Psychiatrist diagnosed Fredericton shooter with schizophrenia
Matthew Raymond thought everyone was against him, quadruple murder trial told
The man who shot and killed four people in Fredericton was in and out of a delusional state where he tried to punch a nurse, thought the prime minister was speaking about him on TV, and believed he could will the RCMP to arrest his judge and lawyer.
The psychiatrist who treated Matthew Raymond at the Restigouche Hospital Centre described his psychosis improving or worsening depending on whether he was medicated.
Raymond, 50, shot and killed Donnie Robichaud and Bobbie Lee Wright, then Fredericton constables Sara Burns and Robb Costello when they responded to a call of shots fired at 237 Brookside Dr. on Aug. 10, 2018.
The 50-year-old has admitted to the killing but pleaded not guilty. His defence lawyers are arguing he was not criminally responsible on account of mental illness.
On Friday, Dr. Ralph Holly, called to testify as a defence witness, said he has diagnosed Raymond with schizophrenia.
Holly said he can't testify about criminal responsibility, as Raymond would not talk about the shooting with him.
"I followed him for almost a year. Every time I tried to mention [the shooting] ... he would try to avoid it." Holly said. He also doesn't know if he feels guilty or remorseful.
Holly testified he first began seeing Raymond in October 2019, after he was found unfit to stand trial. His first step was to interview Raymond, make sure he was not malingering or faking his illness, then diagnose him and find a treatment plan.
Holly said he doesn't believe it's possible Raymond is faking his illness. He said Raymond doesn't believe he's mentally ill, he refuses to take medication and has symptoms that are impossible to fake such as only sleeping for one hour every 24 hours at the height of his psychosis.
The Crown and defence agreed Raymond had a mental illness at the time of the shooting. This means to get a not guilty verdict, the defence must prove to the jury, on a balance of probabilities, that Raymond's mental illness either stopped him from knowing the nature and consequences of his actions or knowing what he was doing was wrong.
Fit, unfit, fit again
Holly said when he first interviewed Raymond, he was "agitated." He accused Holly of being a "fake doctor" and of working with the government.
"He thinks everyone is against him," Holly said of Raymond's state at the time.
Staff began giving Raymond anti-psychotic medication against his will, and he improved, Holly said.
He was sleeping well and his concentration was better, but that was short-lived. A month after the mandatory treatment order expired, Raymond relapsed, Holly said.
Raymond deteriorated to the point where he was barely sleeping. He was pacing back and forth in his room, and refusing to shower.
"He was fighting with me, 'I have no mental illness,'" Holly said.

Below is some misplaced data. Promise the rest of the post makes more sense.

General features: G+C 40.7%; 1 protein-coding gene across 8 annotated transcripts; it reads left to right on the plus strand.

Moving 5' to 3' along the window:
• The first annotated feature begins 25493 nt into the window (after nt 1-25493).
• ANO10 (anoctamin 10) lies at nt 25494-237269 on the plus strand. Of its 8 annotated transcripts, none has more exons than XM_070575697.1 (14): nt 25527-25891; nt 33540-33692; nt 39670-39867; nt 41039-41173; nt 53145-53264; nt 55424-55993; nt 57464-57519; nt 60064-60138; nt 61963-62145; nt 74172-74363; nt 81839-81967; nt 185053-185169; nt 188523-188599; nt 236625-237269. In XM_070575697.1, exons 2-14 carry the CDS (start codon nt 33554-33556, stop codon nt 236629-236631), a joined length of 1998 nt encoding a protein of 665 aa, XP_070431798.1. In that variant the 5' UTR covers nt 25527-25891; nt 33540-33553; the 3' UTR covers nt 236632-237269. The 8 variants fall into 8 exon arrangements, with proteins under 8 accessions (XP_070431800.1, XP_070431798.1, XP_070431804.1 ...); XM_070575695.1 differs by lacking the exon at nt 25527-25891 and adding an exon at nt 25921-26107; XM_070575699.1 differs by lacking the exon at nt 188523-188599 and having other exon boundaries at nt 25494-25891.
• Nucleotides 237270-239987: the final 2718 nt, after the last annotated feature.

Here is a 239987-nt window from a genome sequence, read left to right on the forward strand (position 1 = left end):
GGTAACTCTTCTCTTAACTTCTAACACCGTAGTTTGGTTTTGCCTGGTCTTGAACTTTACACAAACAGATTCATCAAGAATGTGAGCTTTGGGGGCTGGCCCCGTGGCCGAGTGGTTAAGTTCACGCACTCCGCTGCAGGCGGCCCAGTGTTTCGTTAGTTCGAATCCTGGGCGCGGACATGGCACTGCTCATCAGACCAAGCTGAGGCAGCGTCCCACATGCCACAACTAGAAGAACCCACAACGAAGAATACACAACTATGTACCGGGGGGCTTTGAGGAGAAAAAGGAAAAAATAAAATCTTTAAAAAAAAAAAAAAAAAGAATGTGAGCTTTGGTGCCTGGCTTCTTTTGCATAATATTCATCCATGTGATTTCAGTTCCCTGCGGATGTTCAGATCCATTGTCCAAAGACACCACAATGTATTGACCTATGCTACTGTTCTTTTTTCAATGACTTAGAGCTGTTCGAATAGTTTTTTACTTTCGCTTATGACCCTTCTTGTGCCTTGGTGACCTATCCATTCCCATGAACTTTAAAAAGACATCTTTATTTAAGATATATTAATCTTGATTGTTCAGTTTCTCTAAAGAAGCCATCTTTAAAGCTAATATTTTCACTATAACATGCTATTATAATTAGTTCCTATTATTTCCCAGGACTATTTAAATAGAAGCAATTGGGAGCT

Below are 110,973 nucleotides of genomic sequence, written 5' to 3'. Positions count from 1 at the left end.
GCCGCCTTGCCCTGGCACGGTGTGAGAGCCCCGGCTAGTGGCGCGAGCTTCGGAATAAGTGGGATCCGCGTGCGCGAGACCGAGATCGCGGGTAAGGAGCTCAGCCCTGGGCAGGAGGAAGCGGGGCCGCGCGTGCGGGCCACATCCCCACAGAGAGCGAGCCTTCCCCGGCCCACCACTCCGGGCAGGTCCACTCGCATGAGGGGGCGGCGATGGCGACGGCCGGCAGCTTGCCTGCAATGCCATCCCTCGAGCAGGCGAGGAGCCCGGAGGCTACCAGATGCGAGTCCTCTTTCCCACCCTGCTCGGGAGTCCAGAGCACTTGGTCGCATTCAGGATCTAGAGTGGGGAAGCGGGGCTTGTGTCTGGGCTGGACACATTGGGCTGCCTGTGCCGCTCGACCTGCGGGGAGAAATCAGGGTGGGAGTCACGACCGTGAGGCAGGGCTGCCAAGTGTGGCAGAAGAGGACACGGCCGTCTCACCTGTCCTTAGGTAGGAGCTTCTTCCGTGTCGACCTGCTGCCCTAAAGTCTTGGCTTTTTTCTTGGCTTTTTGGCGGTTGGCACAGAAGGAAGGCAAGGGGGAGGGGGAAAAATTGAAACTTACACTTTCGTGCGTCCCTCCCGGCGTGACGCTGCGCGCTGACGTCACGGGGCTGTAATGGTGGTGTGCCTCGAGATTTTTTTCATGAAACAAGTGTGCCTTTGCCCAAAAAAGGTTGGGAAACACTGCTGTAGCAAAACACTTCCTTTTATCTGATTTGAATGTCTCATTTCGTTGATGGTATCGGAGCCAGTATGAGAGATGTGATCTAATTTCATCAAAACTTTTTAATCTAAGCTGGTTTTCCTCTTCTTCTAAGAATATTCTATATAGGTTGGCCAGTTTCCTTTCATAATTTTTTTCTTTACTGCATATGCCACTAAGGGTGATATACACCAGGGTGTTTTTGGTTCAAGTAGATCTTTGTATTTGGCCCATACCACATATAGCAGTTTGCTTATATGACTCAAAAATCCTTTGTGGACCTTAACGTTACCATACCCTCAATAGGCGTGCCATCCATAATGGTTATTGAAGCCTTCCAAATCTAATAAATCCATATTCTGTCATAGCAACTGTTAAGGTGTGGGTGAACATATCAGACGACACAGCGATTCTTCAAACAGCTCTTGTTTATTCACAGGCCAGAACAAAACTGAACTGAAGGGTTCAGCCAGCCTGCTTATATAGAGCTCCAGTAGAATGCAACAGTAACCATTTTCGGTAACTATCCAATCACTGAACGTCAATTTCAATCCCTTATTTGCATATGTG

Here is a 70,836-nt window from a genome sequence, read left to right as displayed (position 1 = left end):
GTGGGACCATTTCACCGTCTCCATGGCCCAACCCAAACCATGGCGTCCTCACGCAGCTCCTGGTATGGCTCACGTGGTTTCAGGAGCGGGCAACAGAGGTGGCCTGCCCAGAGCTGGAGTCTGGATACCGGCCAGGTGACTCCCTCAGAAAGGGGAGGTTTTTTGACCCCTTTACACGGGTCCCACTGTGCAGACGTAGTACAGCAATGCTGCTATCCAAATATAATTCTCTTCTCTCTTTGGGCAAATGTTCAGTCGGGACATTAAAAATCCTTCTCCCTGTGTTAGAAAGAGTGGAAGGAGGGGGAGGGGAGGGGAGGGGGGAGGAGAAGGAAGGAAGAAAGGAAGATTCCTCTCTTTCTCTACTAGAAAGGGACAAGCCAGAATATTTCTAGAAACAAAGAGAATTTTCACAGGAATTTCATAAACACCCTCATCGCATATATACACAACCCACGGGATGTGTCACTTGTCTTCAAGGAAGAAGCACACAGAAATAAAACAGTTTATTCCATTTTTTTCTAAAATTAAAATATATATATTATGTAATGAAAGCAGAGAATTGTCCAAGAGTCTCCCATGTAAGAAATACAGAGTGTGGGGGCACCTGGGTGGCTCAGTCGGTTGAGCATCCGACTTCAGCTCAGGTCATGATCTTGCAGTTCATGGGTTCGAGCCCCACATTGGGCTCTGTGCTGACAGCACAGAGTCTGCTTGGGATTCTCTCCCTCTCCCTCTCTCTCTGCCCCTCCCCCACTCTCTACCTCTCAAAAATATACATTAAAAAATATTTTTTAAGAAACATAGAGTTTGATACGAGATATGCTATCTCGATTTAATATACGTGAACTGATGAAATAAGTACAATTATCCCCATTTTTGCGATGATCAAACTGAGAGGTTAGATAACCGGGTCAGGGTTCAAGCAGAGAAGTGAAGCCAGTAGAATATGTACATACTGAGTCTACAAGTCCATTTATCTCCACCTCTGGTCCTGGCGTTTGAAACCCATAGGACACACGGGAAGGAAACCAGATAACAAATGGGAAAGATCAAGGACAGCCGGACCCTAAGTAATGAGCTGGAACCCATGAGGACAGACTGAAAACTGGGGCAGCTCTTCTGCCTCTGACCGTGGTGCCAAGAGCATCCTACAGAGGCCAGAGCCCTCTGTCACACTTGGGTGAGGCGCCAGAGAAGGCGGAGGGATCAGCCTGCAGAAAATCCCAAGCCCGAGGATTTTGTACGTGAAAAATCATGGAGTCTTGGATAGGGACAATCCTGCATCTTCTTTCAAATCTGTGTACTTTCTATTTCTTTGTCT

In January, Raymond was sent to the Review Board, a provincial tribunal that decides treatment for people found unfit or not criminally responsible. Holly testified at that hearing, and the board made another mandatory treatment order which lasted until Raymond was found fit earlier this year.
Holly testified he arranged for monthly injections to continue as Raymond is going through the trial.
Defence lawyer Nathan Gorham asked Holly to look at Raymond in the prisoner's box and describe his demeanour compared to how he was. Raymond sat quietly in the box, looking down.
"That's not the same guy," Holly said.
Gorham asked what happens with the delusions when someone is no longer psychotic and has been treated.
Holly said "it's a process" that's different for every patient. A third of patients have no symptoms, a third have some, and for the rest, it could get worse.
"I can't tell you for sure if the symptoms can completely disappear."
By the time Holly started treating Raymond, he had already been examined by two other psychiatrists, Dr. Scott Woodside and Dr. Julian Gojer.
Woodside found Raymond had a delusional disorder but "left the door open," for a schizophrenia diagnosis, Holly said. Woodside wasn't able to monitor Raymond for the six months required to come to a certain conclusion of schizophrenia.
Either way, Holly said, all doctors agree Raymond had delusions, which he defined as an unwavering false belief lasting for at least one month with the absence of drugs.
One juror dismissed
Earlier on Friday, one of the jurors was discharged, leaving 11 jurors to decide the case
On Friday morning, the jurors was sent out and discussions went on without them for about four hours. They were called back at around 1:20 p.m. and told one of the jurors was discharged of his duty, but they did not get a reason.
"You should not speculate as to any reason for it," Justice Larry Landry said, adding it's not the jury's task.
The trial is expected to continue as normal with the remaining 11 jurors.
Earlier in the week, Alex Pate testified for the defence. He went through tens of thousands of photos and videos on Matthew Raymond's hard drives and found them to be related to Masonic conspiracy theories, identification of demons, and containing Islamophobic and transphobic sentiments.
The defence is planning to call six witnesses, and the trial is expected to go until the last day of October.
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